There’s Something Wrong At Baylor … And With The Big 12 And The NCAA

Trouble At Baylor There’s something wrong at Baylor University. It’s been wrong for a long time. A recent lawsuit alleges that 31 football players committed 52 rapes, including gang...

Trouble At Baylor

There’s something wrong at Baylor University. It’s been wrong for a long time.

A recent lawsuit alleges that 31 football players committed 52 rapes, including gang rapes, between 2011 and 2014. That’s a greater number than had been reported in the past, but any number over zero is bad. Double digits would be eye-opening. Fifty-two is an epidemic of crime and tolerance of it.

The NCAA, so quick to punish at ‘student-athlete’ for earning a dollar or peddling a T-shirt, has done nothing to punish Baylor. This would be the NCAA that stripped Division III Thomas More College of a women’s basketball championship for using an ineligible player. There’s nothing wrong with the NCAA coming down on Thomas More for breaking a rule. But its silence in the face of violence and sexual assault? Inexcusable. Which should be the NCAA’s motto.
NCAA FOOTBALL: OCT 15 Kansas at Baylor
The Big 12 Conference on Wednesday decided it would withhold part of Baylor’s TV revenue. Ooh, action. No. Not really. It’s a temporary move and the money goes to Baylor when the conference is satisfied a third-party investigator’s recommendations for changes have been made in Baylor’s athletic department. What a powerful condemnation (not).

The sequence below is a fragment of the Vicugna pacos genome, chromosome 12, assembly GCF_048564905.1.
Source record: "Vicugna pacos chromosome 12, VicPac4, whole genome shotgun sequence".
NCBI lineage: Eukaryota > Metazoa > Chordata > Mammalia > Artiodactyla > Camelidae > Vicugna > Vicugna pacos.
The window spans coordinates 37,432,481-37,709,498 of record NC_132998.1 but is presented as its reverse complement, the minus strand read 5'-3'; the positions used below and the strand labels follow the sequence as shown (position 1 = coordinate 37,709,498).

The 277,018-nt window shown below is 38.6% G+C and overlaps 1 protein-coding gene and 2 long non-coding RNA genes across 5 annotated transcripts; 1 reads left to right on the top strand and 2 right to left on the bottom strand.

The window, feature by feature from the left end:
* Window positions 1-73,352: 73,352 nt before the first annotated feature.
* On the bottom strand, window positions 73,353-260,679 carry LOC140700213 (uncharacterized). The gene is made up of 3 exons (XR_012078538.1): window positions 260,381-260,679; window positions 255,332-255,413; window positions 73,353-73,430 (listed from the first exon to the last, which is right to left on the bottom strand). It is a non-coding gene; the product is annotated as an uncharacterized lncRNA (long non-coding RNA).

Baylor, the Big 12, the NCAA, all want glory. But the old expression is “no guts, no glory.” And they have no guts. Big 12 Commissioner Bob Bowlsby said the conference has not considered kicking Baylor out, nor fining it (because he said, sufficient evidence of wrong-doing is lacking).

Baylor got rid of its old coaching staff, and the players alleged to have committed these crimes are gone. How do you punish the institution without punishing those there now who didn’t do wrong? But how do you not punish the institution that turned a blind eye to numerous complaints of sexual assault from its female students?

Sometimes the answer is setting an example, making the price for neglecting reports of sexual assault extraordinarily high. Shut the program down? Bar the team from television and bowl games? Those should be on the table.

They aren’t. The Big 12 deducted some money it plans to give back when Baylor’s athletic department behaves like human beings. That’s setting the bar low enough for it to be a tunnel under a mountain of evils.
 
 
Post By: Larry Weisman, a longtime sportswriter for USA TODAY, blogs for Twistity.com. Follow him on Twitter @MrLarryWeisman

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